The sharpness of Anne Lass’ Triple Seven is palpable even before opening the book. The textured leather-like brown evokes the feeling of a typical gambling den and, by extension, their almost abstract appearance. A tipped-in picture on the front showing the interior of a gambling den offers a sharp and focused view that doesn’t leave room for imaginative gateways. Indeed, taking a break from (or starting) our journey into the city where this story takes place feels culturally embedded with clear features in each person’s mind: Berlin. Similar shots of the den’s interiors open the book, perhaps to make us reflect on how familiar or unfamiliar we are with such places. Gambling halls have been Lass’ fascination since 2007 when she moved to Berlin.

Out of curiosity and a peculiar anthropological drive, Lass’ Triple Seven focuses on a handful of small casinos in Berlin’s most disadvantaged neighborhoods that represent the effects of legislation that came into effect a few years ago. This legislation led to the closure of many gaming establishments, with over 80% of them having already disappeared, as depicted in this work. This dynamic selection underscores the disappearance of the gambling landscape while providing a sense of its current state. The photo storyline, edited by Stinus Duch at Disko Bay, has been calibrated to draw our attention to the meditative quality of Lass’ images, starting with the book’s large size, which gives the scenes an appropriate presence.

Triple Seven concentrates on a few subjects that represent “distant galaxies, exotic islands, and futuristic scenery,” as described by Nela Eggenberger in the book’s preface. The dynamic, 80s-like patinated selection is occasionally populated by isolated individuals, emphasizing the anachronistic feel of German gambling culture. The fact that the new regulation ultimately led to the implementation of one of the strictest gambling hall laws in Germany, due to problematic gambling behavior among Berlin’s inhabitants, highlights the sociocultural significance of Lass’ project. Its inclusion in the book allows us to imagine the lives of those who frequented the Berlin gambling halls documented since 2011, which no longer exist.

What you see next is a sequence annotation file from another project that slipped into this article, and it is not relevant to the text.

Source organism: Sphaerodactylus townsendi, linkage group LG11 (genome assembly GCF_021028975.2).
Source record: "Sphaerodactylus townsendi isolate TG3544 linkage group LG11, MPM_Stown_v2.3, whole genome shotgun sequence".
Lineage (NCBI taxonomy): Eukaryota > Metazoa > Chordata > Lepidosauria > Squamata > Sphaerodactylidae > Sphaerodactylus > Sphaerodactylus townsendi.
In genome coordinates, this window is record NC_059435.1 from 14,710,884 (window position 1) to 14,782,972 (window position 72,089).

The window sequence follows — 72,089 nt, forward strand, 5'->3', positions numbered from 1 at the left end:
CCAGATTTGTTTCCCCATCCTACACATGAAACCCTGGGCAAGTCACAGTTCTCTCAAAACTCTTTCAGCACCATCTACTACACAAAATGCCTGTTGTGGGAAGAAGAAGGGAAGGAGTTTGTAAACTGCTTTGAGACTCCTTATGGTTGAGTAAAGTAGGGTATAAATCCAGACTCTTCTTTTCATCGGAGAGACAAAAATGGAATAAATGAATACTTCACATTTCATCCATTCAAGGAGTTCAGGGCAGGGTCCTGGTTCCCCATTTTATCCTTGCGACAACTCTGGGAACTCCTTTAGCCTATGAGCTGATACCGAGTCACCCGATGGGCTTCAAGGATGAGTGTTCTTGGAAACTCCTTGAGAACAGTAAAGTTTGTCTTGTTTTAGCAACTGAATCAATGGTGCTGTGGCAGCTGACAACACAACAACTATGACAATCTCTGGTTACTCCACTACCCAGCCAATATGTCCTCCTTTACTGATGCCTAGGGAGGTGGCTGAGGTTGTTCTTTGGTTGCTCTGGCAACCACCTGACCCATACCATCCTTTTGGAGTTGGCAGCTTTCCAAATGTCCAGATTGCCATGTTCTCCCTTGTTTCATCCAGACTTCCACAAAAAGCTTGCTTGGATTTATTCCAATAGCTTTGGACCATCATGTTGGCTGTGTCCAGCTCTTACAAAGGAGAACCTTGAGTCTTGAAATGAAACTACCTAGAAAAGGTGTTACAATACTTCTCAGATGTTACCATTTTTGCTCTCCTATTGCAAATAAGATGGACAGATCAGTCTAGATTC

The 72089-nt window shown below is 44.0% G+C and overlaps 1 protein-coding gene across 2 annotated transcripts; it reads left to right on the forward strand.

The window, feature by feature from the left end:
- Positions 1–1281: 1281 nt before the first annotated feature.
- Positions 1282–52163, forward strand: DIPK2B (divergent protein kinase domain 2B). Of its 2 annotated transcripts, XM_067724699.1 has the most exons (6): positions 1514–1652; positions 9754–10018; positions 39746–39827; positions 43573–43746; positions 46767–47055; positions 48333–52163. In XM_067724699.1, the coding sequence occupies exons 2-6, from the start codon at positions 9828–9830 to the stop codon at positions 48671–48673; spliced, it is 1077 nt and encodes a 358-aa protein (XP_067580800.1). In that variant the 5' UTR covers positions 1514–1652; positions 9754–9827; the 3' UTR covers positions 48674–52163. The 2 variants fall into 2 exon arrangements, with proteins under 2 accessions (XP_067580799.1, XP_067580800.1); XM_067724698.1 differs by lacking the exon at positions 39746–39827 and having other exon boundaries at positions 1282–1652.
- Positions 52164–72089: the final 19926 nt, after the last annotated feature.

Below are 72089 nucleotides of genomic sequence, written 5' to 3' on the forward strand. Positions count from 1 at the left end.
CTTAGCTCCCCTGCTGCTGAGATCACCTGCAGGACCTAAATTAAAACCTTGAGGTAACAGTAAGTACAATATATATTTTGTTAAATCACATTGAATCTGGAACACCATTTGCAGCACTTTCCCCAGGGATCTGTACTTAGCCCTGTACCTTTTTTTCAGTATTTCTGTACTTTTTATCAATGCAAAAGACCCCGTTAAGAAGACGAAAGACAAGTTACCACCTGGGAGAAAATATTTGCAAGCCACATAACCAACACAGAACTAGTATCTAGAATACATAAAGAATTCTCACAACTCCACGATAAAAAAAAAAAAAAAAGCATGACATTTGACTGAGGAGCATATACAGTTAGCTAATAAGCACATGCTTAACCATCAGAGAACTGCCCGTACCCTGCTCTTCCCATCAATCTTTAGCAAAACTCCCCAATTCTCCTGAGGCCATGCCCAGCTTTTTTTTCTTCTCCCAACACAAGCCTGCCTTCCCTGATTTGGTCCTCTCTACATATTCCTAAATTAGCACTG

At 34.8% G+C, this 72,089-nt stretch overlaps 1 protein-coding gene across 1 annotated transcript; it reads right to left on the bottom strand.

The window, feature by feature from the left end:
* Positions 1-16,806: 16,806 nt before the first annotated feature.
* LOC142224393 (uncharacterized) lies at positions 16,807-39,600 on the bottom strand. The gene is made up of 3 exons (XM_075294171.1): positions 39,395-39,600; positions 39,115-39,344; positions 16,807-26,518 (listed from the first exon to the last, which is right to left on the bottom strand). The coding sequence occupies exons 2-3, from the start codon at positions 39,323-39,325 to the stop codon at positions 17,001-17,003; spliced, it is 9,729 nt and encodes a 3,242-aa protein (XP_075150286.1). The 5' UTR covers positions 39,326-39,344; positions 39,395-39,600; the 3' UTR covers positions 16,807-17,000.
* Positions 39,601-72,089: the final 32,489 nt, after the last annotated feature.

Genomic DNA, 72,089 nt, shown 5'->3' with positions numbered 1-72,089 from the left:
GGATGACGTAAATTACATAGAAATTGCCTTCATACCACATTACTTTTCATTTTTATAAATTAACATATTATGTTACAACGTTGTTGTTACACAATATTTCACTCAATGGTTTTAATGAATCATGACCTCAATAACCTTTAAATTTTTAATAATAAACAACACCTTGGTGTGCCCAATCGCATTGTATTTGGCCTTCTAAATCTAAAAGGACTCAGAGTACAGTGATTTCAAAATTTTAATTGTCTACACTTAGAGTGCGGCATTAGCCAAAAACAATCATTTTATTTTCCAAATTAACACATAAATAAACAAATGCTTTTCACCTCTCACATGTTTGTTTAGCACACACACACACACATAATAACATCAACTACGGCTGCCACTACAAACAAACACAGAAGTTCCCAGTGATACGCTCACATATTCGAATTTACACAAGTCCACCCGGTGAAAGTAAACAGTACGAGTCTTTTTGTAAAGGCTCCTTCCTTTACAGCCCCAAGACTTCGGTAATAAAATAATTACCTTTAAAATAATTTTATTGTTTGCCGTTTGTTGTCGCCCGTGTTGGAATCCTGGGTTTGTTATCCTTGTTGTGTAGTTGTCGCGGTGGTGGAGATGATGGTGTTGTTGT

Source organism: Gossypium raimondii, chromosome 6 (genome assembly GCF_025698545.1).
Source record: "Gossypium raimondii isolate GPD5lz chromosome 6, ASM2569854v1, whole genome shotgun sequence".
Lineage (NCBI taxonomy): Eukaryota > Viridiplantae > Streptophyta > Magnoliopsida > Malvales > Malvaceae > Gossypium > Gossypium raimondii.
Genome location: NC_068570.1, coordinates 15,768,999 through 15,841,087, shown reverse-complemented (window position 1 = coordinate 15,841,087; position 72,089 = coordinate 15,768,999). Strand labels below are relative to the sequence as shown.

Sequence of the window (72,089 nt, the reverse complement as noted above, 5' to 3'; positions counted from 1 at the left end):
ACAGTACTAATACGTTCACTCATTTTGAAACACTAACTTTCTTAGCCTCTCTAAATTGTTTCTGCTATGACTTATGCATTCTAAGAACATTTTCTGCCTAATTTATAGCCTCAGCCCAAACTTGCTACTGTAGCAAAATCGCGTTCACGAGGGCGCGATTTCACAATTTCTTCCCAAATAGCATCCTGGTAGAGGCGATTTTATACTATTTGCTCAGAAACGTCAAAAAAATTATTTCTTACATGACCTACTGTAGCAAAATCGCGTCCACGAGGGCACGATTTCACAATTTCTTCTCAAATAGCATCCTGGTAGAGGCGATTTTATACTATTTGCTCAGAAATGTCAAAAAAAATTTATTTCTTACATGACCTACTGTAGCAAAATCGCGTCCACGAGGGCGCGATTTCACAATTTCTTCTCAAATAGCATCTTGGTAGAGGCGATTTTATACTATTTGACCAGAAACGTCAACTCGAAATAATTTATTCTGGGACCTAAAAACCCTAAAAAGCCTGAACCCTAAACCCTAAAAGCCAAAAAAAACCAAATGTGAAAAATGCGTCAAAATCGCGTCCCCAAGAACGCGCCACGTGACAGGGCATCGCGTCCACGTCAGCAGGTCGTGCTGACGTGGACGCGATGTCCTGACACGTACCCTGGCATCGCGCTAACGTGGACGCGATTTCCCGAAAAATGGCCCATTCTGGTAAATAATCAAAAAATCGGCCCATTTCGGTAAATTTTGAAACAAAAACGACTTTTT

Lynchian aesthetic language confers Lass’ photobook a cinematic feel that almost abstracts the narrative to a fictional level reminiscent of lucid dreams-like narratives and Lynch’s absurd stories and characters. Mysterious and dim, the back rooms depicted compose a story of nostalgia and theatrical plays of true human comedies. A world seemingly forgotten, the Berlin gambling halls system lives in Lass’ work, where the lure of hazard shines bright in the dimness and restless lush.

Anne Lass (b. 1978) is an acclaimed Danish-German photographer living and working on the island of Bornholm. Her richly descriptive, medium-format color photographs present an eclectic mix of places, objects or individuals rooted in a quiet still-life tradition merging documentary form and poetic tenderness. Lass holds a diploma in Documentary Photography from Folkwang Hochschule der Künste and has had multiple solo and group exhibitions in Europe and the USA. Her works are included in the collections of the Museum of Avantgarde, Danish Arts Foundation, and C/O Berlin.